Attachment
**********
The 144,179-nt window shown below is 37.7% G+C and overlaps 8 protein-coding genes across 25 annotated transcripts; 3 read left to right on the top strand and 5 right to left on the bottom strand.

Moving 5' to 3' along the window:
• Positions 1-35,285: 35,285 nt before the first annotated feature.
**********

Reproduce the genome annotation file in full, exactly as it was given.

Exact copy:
The 144,179-nt window shown below is 37.7% G+C and overlaps 8 protein-coding genes across 25 annotated transcripts; 3 read left to right on the top strand and 5 right to left on the bottom strand.

Moving 5' to 3' along the window:
• Positions 1-35,285: 35,285 nt before the first annotated feature.